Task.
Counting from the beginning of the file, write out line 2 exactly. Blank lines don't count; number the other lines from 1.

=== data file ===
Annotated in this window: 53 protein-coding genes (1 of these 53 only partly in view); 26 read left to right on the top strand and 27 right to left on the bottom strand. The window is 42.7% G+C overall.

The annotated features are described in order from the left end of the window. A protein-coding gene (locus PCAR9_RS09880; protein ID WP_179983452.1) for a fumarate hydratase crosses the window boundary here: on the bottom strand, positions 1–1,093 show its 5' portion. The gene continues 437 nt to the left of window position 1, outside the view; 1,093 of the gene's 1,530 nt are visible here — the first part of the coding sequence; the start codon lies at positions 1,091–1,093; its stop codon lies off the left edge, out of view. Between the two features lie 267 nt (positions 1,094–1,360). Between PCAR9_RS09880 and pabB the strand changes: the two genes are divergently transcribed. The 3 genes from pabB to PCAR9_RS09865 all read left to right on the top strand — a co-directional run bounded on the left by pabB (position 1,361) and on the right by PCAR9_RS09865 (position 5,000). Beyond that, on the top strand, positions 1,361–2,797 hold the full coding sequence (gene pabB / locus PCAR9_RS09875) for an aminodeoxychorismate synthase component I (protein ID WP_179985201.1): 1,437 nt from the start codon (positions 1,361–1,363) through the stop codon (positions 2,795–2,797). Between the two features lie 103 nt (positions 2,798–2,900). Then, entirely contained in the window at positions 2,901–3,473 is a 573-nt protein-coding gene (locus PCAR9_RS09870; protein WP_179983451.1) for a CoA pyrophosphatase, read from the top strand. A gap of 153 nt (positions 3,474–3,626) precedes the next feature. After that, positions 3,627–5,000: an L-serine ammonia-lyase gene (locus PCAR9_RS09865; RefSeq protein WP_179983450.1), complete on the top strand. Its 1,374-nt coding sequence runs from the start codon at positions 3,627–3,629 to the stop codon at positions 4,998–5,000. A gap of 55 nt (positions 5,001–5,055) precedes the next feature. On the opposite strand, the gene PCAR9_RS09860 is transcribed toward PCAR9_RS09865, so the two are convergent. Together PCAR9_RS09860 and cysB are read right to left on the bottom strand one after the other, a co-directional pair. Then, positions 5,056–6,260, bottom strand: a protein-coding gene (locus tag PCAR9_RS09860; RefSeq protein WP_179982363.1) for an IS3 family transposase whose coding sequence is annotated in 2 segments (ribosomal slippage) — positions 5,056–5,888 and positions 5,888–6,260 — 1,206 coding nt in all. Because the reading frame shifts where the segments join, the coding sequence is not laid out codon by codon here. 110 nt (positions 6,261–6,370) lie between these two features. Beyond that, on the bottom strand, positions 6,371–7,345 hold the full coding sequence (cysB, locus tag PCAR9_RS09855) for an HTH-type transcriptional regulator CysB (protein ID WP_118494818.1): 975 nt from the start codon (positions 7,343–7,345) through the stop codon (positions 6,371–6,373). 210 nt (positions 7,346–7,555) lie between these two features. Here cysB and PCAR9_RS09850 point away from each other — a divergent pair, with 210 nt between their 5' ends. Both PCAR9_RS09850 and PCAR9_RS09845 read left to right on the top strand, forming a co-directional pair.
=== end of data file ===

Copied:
The annotated features are described in order from the left end of the window. A protein-coding gene (locus PCAR9_RS09880; protein ID WP_179983452.1) for a fumarate hydratase crosses the window boundary here: on the bottom strand, positions 1–1,093 show its 5' portion. The gene continues 437 nt to the left of window position 1, outside the view; 1,093 of the gene's 1,530 nt are visible here — the first part of the coding sequence; the start codon lies at positions 1,091–1,093; its stop codon lies off the left edge, out of view. Between the two features lie 267 nt (positions 1,094–1,360). Between PCAR9_RS09880 and pabB the strand changes: the two genes are divergently transcribed. The 3 genes from pabB to PCAR9_RS09865 all read left to right on the top strand — a co-directional run bounded on the left by pabB (position 1,361) and on the right by PCAR9_RS09865 (position 5,000). Beyond that, on the top strand, positions 1,361–2,797 hold the full coding sequence (gene pabB / locus PCAR9_RS09875) for an aminodeoxychorismate synthase component I (protein ID WP_179985201.1): 1,437 nt from the start codon (positions 1,361–1,363) through the stop codon (positions 2,795–2,797). Between the two features lie 103 nt (positions 2,798–2,900). Then, entirely contained in the window at positions 2,901–3,473 is a 573-nt protein-coding gene (locus PCAR9_RS09870; protein WP_179983451.1) for a CoA pyrophosphatase, read from the top strand. A gap of 153 nt (positions 3,474–3,626) precedes the next feature. After that, positions 3,627–5,000: an L-serine ammonia-lyase gene (locus PCAR9_RS09865; RefSeq protein WP_179983450.1), complete on the top strand. Its 1,374-nt coding sequence runs from the start codon at positions 3,627–3,629 to the stop codon at positions 4,998–5,000. A gap of 55 nt (positions 5,001–5,055) precedes the next feature. On the opposite strand, the gene PCAR9_RS09860 is transcribed toward PCAR9_RS09865, so the two are convergent. Together PCAR9_RS09860 and cysB are read right to left on the bottom strand one after the other, a co-directional pair. Then, positions 5,056–6,260, bottom strand: a protein-coding gene (locus tag PCAR9_RS09860; RefSeq protein WP_179982363.1) for an IS3 family transposase whose coding sequence is annotated in 2 segments (ribosomal slippage) — positions 5,056–5,888 and positions 5,888–6,260 — 1,206 coding nt in all. Because the reading frame shifts where the segments join, the coding sequence is not laid out codon by codon here. 110 nt (positions 6,261–6,370) lie between these two features. Beyond that, on the bottom strand, positions 6,371–7,345 hold the full coding sequence (cysB, locus tag PCAR9_RS09855) for an HTH-type transcriptional regulator CysB (protein ID WP_118494818.1): 975 nt from the start codon (positions 7,343–7,345) through the stop codon (positions 6,371–6,373). 210 nt (positions 7,346–7,555) lie between these two features. Here cysB and PCAR9_RS09850 point away from each other — a divergent pair, with 210 nt between their 5' ends. Both PCAR9_RS09850 and PCAR9_RS09845 read left to right on the top strand, forming a co-directional pair.